God certainly is not obligated to answer the prayer of unbelievers and I don’t think he regularly does so. See Proverbs 15:29 for a verse about that.

Also, it is important to see what the author of 2 Kings wrote in verse 23: “But the Lord was gracious to them and had compassion and showed concern for them because of his covenant with Abraham, Isaac and Jacob. To this day he has been unwilling to destroy them or banish them from his presence.” Note that phrase, “because of his covenant with Abraham….” God’s compassion was tied to his covenant with Abraham. That covenant may be the only reason that God answered Jehoahaz’s prayer. But I think this passage at least suggests that God, at times, will hear and answer the prayers of unbelievers just because he is loving, gracious, and compassionate.

Theologians call God’s kindness to humanity in general, that is, to both believers and unbelievers, “common grace.” If God ever answers the prayers of an unbeliever, it is an act of his common grace. No unbeliever should ever look to answered prayer as confirmation that God is pleased with him or her. All the answered prayers in the world do not neutralize the need of everyone for the gospel. But this passage is a good reminder of the loving, gracious nature of God. He answers prayer, not because we deserve it but because of who he is.

Are you regularly seeking the Lord’s favor in prayer as Jehoahaz did? If God was gracious to an unbelieving king of Israel, how much more will he listen and answer us, his children, who know him by faith?

2 Kings 11-12, Hosea 3-4

Today’s OT18 readings are 2 Kings 11-12, Hosea 3-4.

This devotional is about 2 Kings 11-12.

God’s covenant with David was that one of David’s descendants would always be king while Israel was a nation. That promise was why Solomon’s son Rehoboam remained king over Judah even though the rest of Israel was torn away from him and became the Northern Kingdom.

These two chapters of scripture show us a situation where the promise of God almost was broken. Athaliah married into the Davidic family when she married king Jehoram and he gave birth Judah’s next king, Ahaziah (2 Kings 8:26). But her son, King Ahaziah of Judah was killed by Jehu in his zeal to rid the earth of Ahab’s descendants (2 Kings 9:27-28). This was outside of God’s command to Jehu who was supposed to bring Ahab’s family to justice.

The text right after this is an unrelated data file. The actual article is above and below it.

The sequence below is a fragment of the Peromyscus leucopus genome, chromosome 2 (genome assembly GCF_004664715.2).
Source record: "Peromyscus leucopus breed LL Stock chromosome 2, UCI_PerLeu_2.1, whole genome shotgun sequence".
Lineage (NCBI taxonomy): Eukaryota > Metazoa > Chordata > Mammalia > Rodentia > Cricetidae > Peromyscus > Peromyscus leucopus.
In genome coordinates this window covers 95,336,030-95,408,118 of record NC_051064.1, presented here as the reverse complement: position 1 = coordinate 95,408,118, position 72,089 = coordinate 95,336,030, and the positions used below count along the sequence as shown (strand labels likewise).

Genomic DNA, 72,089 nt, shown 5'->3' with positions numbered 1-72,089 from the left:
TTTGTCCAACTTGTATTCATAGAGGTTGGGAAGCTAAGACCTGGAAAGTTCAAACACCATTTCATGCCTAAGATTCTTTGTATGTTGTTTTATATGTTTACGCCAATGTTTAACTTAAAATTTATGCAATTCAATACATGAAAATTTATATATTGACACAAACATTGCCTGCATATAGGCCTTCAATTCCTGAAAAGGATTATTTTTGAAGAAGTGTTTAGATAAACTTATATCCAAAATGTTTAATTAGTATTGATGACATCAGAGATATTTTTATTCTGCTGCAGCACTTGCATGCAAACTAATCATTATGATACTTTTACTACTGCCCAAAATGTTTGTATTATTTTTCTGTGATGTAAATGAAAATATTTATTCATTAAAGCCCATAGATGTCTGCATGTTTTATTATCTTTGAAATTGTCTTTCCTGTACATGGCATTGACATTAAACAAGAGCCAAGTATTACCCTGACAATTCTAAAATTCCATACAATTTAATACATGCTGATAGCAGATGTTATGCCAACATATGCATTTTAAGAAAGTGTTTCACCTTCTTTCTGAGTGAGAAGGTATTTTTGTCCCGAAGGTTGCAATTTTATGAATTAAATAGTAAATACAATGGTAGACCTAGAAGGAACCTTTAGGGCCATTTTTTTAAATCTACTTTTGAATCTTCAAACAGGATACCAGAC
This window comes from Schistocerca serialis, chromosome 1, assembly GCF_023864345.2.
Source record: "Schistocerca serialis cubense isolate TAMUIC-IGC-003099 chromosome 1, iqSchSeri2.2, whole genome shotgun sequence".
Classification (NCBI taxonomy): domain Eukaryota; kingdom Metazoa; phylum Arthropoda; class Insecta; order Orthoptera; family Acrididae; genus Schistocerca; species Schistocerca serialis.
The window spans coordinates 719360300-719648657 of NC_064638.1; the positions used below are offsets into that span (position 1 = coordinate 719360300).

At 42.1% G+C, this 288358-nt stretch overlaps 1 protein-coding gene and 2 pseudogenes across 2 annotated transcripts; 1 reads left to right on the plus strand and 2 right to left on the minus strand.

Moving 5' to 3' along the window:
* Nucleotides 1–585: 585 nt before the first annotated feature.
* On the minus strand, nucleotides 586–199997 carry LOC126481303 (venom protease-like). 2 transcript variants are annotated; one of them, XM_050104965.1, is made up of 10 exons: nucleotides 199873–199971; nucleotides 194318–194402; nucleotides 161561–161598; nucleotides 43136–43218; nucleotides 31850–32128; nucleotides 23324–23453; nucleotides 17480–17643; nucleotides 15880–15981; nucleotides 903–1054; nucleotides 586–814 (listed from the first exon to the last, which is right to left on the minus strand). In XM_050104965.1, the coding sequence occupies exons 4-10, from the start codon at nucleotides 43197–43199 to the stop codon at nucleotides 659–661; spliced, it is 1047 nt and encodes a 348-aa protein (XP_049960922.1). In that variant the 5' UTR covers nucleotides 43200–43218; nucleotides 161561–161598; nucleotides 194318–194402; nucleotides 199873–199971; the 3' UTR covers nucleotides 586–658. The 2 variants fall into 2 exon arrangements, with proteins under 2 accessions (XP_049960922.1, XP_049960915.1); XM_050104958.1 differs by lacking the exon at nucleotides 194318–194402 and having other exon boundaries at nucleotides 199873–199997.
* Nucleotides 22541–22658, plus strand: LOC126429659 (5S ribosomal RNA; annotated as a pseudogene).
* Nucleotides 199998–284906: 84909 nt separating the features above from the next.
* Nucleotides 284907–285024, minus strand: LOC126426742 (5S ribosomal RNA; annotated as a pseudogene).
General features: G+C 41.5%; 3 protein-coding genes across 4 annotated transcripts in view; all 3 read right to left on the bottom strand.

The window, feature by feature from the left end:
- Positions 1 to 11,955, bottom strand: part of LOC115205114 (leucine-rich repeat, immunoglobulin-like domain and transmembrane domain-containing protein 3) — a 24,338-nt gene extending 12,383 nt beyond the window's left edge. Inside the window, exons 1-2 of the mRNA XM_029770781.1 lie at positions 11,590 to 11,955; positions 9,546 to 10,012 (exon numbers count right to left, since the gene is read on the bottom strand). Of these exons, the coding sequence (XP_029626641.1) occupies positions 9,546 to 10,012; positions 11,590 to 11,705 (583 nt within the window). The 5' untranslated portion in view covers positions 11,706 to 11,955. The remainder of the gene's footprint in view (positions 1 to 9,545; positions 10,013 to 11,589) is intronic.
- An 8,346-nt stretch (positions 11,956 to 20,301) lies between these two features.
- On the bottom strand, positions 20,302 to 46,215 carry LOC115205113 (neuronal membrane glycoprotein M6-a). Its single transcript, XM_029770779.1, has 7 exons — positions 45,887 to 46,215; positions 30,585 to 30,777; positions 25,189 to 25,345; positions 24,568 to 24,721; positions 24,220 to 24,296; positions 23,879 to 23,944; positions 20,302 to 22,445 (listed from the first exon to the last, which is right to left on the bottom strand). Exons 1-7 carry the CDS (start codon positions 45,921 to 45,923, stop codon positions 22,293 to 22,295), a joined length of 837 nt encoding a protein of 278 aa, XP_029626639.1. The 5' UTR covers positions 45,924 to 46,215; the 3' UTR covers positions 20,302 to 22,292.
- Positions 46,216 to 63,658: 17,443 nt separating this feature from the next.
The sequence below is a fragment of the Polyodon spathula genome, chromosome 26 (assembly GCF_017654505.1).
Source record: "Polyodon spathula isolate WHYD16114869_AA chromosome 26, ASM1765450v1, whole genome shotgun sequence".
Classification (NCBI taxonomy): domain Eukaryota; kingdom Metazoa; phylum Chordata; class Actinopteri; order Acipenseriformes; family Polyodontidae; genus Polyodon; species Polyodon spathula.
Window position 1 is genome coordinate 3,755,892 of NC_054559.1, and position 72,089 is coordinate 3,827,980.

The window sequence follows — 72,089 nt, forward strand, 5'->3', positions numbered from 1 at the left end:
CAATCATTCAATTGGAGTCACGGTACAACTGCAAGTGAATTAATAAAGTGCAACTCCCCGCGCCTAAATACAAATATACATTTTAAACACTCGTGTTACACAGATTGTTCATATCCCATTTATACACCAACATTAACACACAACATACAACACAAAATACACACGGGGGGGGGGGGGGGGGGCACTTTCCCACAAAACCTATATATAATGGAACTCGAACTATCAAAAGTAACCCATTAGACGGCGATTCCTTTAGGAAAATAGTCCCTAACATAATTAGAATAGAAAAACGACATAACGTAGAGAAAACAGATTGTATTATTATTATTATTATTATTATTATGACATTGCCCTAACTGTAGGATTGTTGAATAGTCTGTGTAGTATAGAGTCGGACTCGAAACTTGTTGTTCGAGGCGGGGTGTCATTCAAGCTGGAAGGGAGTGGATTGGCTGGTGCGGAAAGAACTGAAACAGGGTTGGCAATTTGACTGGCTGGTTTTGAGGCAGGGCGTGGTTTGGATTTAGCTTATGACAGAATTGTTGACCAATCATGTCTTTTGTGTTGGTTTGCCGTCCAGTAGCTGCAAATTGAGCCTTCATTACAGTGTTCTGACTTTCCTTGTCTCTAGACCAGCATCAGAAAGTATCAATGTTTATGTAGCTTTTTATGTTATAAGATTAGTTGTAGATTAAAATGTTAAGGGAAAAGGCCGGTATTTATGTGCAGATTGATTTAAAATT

Here in 2 Kings 11:1, Athaliah decided to become the ruling queen. She killed every possible heir to the throne except Joash, her grandson, who was an infant at the time (vv. 203). The priests in the temple understood how important it was to defend Joash and to put him on Judah’s throne as soon as possible. They organized a constant guard for Joash (vv. 4-10) and then anointed him king when he was only seven years old (v. 21). Their actions were used by God to keep the promise he made to David that his house would be a dynasty.

These priests could easily have said no they were approached to hide Joash in the temple (v. 3a) and then to guard him (vv. 4ff). They could have said, “That’s a political problem. It’s none of our business; we’ll just continue to do the Lord’s work.” Instead, they put themselves at risk of Athaliah’s unjust punishment in order to do the right thing.

None of us will ever find ourselves in this serious of a situation but the faith these men had in God’s promises and his protection should encourage us. It should teach us to be willing to put ourselves at risk to do the right thing because we trust God to keep his promises and to take care of us.

Are you avoiding doing the right(eous) thing somewhere in your life right now?

2 Kings 10, Hosea 2

Today’s readings are 2 Kings 10 and Hosea 2.

This devotional is about 2 Kings 10.

Jehu was enthusiastic and brutal in carrying out justice against the house of Ahab (vv. 16-17). He not only made sure to extinguish Ahab’s family, he also removed the Baal worship that Ahab and Jezebel had brought to Israel (vv. 18-28). God commended him and rewarded him for doing what God anointed him to do (vv. 30).

Yet God’s blessing on Jehu was less than it could have been. Verse 32a says, “In those days the Lord began to reduce the size of Israel,” and verses 32b-33 tell us in more specific terms how Israel’s turf was reduced. God’s law said that his people’s territory would expand if they were obedient to his word but here, despite Jehu’s obedience, Israel’s land contracted under his leadership. Why?

The answer is that Jehu’s obedience was partial. Yes, he did what God specifically anointed him to do by wiping out Ahab and Baal worship. But verse 29 told us, “However, he did not turn away from the sins of Jeroboam son of Nebat, which he had caused Israel to commit—the worship of the golden calves at Bethel and Dan.” Later, verse 31 said, “Yet Jehu was not careful to keep the law of the Lord, the God of Israel, with all his heart. He did not turn away from the sins of Jeroboam, which he had caused Israel to commit.” So although he removed Baal worship, he did not extinguish all state-sanctioned idolatry from Israel. One form of idolatry was removed but another form was allowed to continue. Although Jehu was blessed with a bit of a dynasty (v. 30), he was not considered a good king nor did the land of the kingdom grow under his leadership. All of this happened because of his incomplete obedience to God’s word.